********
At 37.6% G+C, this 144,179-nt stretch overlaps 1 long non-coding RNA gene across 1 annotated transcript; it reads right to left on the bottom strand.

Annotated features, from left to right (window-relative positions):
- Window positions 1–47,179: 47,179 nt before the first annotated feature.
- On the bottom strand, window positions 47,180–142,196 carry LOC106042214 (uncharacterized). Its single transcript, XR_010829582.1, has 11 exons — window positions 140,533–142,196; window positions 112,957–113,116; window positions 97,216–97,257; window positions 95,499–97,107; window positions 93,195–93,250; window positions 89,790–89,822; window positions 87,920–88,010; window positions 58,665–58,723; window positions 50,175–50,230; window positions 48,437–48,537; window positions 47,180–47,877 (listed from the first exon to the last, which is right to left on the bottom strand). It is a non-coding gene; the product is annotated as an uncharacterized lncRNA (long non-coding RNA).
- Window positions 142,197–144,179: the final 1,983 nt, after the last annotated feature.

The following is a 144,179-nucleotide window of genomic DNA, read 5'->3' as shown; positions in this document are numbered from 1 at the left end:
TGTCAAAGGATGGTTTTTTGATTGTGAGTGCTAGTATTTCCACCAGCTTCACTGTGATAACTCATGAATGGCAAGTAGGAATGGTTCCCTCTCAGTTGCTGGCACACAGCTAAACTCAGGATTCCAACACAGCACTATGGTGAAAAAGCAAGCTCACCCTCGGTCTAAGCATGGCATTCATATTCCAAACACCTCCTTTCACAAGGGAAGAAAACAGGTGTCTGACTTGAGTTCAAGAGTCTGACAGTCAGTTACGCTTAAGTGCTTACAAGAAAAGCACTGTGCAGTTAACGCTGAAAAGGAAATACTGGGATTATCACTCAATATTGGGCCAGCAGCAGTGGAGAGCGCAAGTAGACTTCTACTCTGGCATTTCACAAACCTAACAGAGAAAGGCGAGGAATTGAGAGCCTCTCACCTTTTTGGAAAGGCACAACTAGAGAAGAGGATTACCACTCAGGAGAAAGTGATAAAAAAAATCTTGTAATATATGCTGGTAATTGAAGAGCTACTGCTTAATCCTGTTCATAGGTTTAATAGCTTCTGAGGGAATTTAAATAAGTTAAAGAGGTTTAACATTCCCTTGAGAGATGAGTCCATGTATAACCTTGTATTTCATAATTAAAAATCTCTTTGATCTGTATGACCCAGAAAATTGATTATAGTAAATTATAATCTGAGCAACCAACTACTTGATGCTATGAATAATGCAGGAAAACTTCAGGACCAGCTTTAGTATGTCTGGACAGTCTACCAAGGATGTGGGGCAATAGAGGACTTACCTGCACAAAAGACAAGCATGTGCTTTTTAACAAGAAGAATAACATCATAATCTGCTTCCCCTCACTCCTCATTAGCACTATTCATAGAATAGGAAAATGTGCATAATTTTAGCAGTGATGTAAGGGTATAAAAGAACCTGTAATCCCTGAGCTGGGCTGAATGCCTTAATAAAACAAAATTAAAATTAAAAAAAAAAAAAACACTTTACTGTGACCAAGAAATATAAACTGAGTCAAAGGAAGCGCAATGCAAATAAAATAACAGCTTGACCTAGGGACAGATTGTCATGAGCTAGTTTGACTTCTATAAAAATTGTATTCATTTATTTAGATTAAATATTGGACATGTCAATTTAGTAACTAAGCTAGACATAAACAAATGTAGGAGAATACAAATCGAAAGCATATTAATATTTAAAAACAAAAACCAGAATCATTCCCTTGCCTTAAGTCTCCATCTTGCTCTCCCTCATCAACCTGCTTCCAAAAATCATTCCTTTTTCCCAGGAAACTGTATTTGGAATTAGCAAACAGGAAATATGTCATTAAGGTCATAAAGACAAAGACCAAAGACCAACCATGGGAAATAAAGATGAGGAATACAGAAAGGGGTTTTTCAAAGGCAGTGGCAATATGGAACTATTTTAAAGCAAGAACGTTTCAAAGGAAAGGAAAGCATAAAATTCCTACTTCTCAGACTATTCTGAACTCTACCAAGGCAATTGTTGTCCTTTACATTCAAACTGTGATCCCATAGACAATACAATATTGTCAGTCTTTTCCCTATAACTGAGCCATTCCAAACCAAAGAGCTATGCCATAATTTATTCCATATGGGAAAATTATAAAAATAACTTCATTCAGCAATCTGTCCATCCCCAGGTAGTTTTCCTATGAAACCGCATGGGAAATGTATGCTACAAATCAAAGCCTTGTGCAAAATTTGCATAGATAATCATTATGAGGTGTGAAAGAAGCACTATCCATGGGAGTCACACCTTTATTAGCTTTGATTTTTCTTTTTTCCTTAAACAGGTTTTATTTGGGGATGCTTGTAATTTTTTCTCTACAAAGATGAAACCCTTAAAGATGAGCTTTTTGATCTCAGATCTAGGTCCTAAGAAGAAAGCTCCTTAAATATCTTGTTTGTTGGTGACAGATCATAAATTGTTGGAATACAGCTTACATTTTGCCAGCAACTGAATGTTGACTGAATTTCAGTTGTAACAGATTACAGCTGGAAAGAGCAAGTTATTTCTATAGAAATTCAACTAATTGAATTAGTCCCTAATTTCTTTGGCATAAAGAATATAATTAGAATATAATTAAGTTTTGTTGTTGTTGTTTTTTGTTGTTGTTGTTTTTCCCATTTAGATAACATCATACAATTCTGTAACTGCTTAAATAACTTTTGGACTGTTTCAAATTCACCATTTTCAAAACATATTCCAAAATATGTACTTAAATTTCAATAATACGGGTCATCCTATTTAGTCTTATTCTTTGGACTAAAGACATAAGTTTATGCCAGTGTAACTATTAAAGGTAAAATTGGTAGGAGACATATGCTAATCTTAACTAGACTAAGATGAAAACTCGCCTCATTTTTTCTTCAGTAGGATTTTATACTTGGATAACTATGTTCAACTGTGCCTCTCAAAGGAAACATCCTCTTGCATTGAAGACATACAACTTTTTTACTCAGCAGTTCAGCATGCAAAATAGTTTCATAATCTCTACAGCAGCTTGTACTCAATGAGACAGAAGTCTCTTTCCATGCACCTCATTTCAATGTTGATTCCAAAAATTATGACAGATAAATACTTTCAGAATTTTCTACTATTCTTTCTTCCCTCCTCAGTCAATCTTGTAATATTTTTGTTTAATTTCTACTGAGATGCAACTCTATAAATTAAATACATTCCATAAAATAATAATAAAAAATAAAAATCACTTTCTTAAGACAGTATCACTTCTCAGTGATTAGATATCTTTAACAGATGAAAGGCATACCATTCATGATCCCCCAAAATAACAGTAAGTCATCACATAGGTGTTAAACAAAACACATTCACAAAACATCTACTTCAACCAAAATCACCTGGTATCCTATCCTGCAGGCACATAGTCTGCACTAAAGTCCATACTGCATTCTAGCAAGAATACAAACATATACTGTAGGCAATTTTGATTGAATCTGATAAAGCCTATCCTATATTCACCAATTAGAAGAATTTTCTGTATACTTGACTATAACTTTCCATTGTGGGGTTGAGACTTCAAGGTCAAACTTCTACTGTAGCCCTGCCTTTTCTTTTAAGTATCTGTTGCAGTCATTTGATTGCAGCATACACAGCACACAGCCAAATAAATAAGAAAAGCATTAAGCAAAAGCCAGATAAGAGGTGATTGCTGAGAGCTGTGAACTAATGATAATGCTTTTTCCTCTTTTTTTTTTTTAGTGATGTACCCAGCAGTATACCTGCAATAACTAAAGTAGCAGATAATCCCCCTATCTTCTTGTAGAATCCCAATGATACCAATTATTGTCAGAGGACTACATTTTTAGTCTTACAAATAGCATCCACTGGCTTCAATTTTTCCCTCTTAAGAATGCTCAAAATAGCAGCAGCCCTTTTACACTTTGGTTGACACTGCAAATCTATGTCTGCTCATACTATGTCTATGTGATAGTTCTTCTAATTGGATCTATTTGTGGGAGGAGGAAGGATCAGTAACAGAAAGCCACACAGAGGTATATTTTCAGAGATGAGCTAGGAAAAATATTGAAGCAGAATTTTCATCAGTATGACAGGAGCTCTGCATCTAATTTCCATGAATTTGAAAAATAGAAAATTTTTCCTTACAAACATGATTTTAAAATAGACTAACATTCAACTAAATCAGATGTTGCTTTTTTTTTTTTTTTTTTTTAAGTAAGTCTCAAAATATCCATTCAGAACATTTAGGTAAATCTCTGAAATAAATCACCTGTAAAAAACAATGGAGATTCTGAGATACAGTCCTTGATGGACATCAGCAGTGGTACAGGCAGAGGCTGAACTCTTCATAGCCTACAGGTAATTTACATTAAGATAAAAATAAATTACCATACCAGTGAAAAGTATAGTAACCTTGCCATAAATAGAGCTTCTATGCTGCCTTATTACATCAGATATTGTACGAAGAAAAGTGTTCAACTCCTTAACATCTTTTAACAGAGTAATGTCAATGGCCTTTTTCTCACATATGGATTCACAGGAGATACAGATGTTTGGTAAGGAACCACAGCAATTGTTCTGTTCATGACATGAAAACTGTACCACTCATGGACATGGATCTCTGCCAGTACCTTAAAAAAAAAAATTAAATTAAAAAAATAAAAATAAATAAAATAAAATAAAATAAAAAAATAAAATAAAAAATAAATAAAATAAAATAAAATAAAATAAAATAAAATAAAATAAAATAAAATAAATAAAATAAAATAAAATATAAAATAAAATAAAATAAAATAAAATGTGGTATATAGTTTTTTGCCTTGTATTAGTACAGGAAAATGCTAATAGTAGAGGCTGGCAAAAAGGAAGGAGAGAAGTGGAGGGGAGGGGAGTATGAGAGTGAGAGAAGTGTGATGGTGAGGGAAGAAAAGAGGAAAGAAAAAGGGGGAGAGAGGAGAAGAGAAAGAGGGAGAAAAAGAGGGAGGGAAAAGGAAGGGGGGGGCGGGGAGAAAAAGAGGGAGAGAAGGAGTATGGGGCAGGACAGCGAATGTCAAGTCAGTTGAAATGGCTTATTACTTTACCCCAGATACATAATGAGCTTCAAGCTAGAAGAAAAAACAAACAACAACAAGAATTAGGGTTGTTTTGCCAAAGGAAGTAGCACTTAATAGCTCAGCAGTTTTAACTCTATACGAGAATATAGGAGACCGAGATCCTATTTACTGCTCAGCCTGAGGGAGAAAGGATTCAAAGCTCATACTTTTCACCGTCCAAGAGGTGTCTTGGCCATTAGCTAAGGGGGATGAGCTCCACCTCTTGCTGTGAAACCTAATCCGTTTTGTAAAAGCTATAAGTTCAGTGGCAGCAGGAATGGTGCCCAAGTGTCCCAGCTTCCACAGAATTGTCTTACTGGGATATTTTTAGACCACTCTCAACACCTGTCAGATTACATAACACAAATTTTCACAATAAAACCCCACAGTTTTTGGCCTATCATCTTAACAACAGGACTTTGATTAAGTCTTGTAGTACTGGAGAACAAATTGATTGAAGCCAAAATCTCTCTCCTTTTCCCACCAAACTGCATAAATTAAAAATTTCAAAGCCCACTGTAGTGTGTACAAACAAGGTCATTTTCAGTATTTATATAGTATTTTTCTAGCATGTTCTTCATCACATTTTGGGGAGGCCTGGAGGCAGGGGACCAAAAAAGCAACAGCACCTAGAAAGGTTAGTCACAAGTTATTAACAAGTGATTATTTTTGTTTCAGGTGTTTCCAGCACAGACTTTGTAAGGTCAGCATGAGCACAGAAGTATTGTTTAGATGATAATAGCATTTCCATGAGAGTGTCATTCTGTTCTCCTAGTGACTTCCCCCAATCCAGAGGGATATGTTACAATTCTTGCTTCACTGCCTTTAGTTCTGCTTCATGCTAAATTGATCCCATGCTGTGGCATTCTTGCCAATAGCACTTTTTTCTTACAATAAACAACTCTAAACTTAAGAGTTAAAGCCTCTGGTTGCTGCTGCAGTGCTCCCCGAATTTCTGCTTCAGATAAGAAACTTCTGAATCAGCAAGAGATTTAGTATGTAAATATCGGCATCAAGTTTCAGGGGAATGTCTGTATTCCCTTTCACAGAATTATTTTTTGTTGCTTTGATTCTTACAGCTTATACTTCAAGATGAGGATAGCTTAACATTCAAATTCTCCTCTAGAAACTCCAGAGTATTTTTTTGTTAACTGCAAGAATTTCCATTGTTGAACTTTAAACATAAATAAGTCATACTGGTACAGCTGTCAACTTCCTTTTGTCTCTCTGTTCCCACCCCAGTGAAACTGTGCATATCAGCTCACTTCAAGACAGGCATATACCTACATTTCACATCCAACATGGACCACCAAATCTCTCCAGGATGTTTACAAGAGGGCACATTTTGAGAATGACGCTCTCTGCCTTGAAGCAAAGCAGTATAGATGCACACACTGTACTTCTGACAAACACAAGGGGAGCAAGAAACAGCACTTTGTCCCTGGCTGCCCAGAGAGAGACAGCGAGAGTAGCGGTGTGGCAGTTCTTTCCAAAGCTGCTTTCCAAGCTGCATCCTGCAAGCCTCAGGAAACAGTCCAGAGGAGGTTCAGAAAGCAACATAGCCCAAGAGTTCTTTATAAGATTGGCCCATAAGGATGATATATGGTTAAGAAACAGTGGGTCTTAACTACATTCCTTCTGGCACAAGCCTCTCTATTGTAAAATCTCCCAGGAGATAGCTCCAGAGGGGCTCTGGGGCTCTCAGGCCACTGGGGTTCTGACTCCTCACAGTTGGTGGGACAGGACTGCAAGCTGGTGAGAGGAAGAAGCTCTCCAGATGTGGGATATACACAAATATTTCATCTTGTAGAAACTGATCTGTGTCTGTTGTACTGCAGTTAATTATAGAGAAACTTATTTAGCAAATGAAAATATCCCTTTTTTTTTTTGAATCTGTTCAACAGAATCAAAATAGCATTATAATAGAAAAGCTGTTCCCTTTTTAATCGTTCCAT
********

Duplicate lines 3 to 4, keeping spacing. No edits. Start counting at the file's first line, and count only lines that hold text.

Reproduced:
- Window positions 1–47,179: 47,179 nt before the first annotated feature.
- On the bottom strand, window positions 47,180–142,196 carry LOC106042214 (uncharacterized). Its single transcript, XR_010829582.1, has 11 exons — window positions 140,533–142,196; window positions 112,957–113,116; window positions 97,216–97,257; window positions 95,499–97,107; window positions 93,195–93,250; window positions 89,790–89,822; window positions 87,920–88,010; window positions 58,665–58,723; window positions 50,175–50,230; window positions 48,437–48,537; window positions 47,180–47,877 (listed from the first exon to the last, which is right to left on the bottom strand). It is a non-coding gene; the product is annotated as an uncharacterized lncRNA (long non-coding RNA).